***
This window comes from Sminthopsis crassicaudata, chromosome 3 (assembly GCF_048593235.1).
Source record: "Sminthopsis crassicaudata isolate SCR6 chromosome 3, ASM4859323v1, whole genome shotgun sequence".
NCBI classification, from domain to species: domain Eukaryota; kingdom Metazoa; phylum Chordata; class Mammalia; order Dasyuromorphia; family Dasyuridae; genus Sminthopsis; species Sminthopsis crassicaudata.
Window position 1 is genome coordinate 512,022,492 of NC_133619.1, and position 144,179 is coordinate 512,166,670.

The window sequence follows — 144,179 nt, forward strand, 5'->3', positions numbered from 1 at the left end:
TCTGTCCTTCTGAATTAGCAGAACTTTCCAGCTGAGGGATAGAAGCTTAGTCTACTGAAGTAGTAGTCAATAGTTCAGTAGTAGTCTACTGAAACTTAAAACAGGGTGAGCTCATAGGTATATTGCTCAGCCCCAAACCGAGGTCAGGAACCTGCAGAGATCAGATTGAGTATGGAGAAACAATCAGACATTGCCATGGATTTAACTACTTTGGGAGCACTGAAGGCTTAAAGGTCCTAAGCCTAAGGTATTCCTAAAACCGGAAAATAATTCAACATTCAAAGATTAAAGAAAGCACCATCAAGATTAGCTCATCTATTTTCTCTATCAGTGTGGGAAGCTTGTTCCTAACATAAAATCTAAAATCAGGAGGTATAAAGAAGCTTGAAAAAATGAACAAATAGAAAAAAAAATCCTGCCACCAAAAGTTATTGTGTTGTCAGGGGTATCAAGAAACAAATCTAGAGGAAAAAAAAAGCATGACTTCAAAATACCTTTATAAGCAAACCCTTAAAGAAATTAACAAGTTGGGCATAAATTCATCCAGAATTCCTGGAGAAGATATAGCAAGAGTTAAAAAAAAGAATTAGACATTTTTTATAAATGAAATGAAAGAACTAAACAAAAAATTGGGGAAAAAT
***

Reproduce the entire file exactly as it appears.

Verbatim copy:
This window comes from Sminthopsis crassicaudata, chromosome 3 (assembly GCF_048593235.1).
Source record: "Sminthopsis crassicaudata isolate SCR6 chromosome 3, ASM4859323v1, whole genome shotgun sequence".
NCBI classification, from domain to species: domain Eukaryota; kingdom Metazoa; phylum Chordata; class Mammalia; order Dasyuromorphia; family Dasyuridae; genus Sminthopsis; species Sminthopsis crassicaudata.
Window position 1 is genome coordinate 512,022,492 of NC_133619.1, and position 144,179 is coordinate 512,166,670.

The window sequence follows — 144,179 nt, forward strand, 5'->3', positions numbered from 1 at the left end:
TCTGTCCTTCTGAATTAGCAGAACTTTCCAGCTGAGGGATAGAAGCTTAGTCTACTGAAGTAGTAGTCAATAGTTCAGTAGTAGTCTACTGAAACTTAAAACAGGGTGAGCTCATAGGTATATTGCTCAGCCCCAAACCGAGGTCAGGAACCTGCAGAGATCAGATTGAGTATGGAGAAACAATCAGACATTGCCATGGATTTAACTACTTTGGGAGCACTGAAGGCTTAAAGGTCCTAAGCCTAAGGTATTCCTAAAACCGGAAAATAATTCAACATTCAAAGATTAAAGAAAGCACCATCAAGATTAGCTCATCTATTTTCTCTATCAGTGTGGGAAGCTTGTTCCTAACATAAAATCTAAAATCAGGAGGTATAAAGAAGCTTGAAAAAATGAACAAATAGAAAAAAAAATCCTGCCACCAAAAGTTATTGTGTTGTCAGGGGTATCAAGAAACAAATCTAGAGGAAAAAAAAAGCATGACTTCAAAATACCTTTATAAGCAAACCCTTAAAGAAATTAACAAGTTGGGCATAAATTCATCCAGAATTCCTGGAGAAGATATAGCAAGAGTTAAAAAAAAGAATTAGACATTTTTTATAAATGAAATGAAAGAACTAAACAAAAAATTGGGGAAAAAT